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Groups protest governor's visit

Posted: April 22, 2011 1:55 a.m.
Updated: April 22, 2011 1:55 a.m.

Aja Curry, 17, of Academy of the Canyons Middle College High School, holding sign on left, speaks with Joan Byrd, 78, of Castaic, middle, as Emily Coffin, 16, a Saugus High School student, holds a sign protesting cuts to education across the street from Hart High School in Newhall on Thursday.

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While Gov. Jerry Brown descended on Hart High School on Thursday to speak with Santa Clarita Valley government and education leaders, about 30 protesters on opposite ends of the political spectrum stood toe-to-toe across the street, engaged in a contentious war of words.

On one side of the sidewalk, 27 conservative ralliers shouted at deputies from the Santa Clarita Valley Sheriff’s Station and motorists driving down the street to be let inside the invitation-only event, during which Brown discussed his proposed tax extension and possible cuts to education.

Some ralliers wore shirts with tea party logos. Almost all shouted disparaging jeers about Brown or carried signs demanding lower taxes.

About 10 feet left of the tea-party group, three members of Saugus High School’s Gay-Straight Alliance cheered and carried signs in support of Brown.

When students Ryan King, 17, and Emily Coffin, 16, began chanting, “Yes to Brown, no to cuts,” people in the tea-party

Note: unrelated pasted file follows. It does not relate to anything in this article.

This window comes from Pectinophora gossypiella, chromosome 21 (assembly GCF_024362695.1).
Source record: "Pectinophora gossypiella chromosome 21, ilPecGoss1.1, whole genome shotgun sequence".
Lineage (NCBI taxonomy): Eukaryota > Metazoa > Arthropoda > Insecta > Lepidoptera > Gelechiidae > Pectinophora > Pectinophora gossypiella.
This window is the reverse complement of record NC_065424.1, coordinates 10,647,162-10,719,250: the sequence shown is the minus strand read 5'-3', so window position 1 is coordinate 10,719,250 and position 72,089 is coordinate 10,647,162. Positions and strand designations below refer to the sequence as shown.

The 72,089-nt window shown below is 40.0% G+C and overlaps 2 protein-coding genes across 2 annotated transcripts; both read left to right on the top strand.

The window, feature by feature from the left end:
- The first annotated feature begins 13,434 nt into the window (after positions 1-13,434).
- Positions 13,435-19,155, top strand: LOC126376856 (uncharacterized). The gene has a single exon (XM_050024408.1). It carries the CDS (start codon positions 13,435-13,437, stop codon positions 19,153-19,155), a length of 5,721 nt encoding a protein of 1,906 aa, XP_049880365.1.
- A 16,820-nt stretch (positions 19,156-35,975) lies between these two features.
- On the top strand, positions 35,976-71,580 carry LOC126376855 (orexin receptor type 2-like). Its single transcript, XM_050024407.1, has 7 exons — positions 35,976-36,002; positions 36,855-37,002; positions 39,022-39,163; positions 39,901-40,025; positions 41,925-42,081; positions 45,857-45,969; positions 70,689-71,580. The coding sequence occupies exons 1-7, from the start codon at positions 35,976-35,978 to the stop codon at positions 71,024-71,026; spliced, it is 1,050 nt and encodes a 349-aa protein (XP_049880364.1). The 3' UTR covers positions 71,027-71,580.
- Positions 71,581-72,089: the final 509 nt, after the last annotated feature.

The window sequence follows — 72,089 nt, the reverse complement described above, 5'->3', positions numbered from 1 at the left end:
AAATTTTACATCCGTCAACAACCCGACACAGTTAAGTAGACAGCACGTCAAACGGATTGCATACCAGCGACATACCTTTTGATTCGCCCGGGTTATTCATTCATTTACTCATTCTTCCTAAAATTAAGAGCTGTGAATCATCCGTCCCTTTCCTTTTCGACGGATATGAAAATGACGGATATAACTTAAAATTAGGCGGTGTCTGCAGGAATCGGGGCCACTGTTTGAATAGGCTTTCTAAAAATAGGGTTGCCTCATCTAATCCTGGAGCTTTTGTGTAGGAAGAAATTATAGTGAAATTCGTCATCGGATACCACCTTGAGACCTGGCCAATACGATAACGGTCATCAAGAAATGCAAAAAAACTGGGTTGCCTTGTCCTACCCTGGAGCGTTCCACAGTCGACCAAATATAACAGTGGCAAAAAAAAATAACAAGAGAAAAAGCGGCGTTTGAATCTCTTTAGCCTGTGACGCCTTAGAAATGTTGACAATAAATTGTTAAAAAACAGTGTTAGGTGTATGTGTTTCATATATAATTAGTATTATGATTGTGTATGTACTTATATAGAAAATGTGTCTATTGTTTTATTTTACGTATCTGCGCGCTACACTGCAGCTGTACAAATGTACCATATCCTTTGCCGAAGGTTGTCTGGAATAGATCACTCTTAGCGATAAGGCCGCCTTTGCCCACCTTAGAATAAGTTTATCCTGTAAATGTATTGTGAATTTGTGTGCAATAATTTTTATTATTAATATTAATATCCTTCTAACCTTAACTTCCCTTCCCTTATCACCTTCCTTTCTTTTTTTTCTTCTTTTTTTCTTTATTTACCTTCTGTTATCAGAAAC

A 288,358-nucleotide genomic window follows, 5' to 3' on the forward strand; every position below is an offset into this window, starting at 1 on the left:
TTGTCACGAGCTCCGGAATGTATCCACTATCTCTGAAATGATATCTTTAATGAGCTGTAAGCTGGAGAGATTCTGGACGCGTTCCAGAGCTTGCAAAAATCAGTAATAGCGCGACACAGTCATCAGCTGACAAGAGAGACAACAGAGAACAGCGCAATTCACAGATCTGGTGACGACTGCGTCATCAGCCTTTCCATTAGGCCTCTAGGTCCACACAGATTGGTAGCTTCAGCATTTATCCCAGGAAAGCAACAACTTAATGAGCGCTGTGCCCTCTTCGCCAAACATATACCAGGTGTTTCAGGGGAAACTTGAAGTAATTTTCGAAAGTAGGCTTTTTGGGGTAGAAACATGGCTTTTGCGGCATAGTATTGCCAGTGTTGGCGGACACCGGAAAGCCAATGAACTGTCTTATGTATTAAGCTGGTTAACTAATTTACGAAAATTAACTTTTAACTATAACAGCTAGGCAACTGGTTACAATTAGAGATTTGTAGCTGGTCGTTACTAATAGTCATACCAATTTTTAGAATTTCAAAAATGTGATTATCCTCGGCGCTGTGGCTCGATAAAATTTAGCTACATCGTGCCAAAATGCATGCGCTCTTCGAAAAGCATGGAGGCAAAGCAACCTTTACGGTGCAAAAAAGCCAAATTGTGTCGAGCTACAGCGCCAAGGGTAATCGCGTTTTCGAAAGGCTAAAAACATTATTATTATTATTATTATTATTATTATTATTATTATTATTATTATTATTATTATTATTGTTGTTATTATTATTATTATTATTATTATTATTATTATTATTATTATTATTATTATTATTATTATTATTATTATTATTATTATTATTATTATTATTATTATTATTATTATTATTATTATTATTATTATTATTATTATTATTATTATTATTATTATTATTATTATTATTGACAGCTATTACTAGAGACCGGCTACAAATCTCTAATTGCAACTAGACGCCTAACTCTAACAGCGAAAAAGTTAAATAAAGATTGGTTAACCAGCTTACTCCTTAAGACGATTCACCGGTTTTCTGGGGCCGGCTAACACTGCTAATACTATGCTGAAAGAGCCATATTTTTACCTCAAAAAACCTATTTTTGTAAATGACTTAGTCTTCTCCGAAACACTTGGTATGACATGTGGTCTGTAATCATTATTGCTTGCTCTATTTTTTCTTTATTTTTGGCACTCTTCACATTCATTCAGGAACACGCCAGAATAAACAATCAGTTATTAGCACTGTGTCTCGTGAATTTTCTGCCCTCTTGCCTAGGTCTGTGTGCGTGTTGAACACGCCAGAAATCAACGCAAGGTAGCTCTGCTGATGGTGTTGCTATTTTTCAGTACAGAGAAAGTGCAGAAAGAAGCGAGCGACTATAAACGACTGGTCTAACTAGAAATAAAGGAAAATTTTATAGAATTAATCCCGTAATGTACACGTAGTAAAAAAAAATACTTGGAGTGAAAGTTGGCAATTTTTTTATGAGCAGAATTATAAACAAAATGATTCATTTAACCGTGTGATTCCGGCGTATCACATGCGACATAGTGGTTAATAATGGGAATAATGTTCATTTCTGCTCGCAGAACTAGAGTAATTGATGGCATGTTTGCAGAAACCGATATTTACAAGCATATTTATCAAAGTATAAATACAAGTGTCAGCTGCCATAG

group called them “idiots,” “dummies” and chanted “No you can’t” and “English in America” repeatedly.

The majority of people rallying didn’t say anything to either side, and instead, carried signs and hollered as cars passed by.

But as the students began chanting louder, Vietnam veteran Dick Jeffrey, 64, started to yell at the students.

“You don’t know what you’re doing,” Jeffrey said, standing about eight feet away from the students. “You’re drinking the Kool-Aid. I fought for the United States. You couldn’t give a damn about the issue! You’re on the wrong side of the issue!”

King, who plans on attending University of California, Santa Cruz next year, said while they both disagree on the issues, both groups had the same goal Thursday: having their voices heard.

“You don’t need to personally attack us,” King said. “We’re all here together. There are two sides to every story, or in this case, a multitude of sides.”

Within a minute, the verbal barbs subsided, and the two groups stood side-by side.

Newhall resident Sue Schultz, 60, said she didn’t come to Hart High to protest, but to take in the spectacle.

“It’s amazing, really. You can have people with opposing views standing within 20 feet of each other,” Schultz said. “Only in the U.S.”

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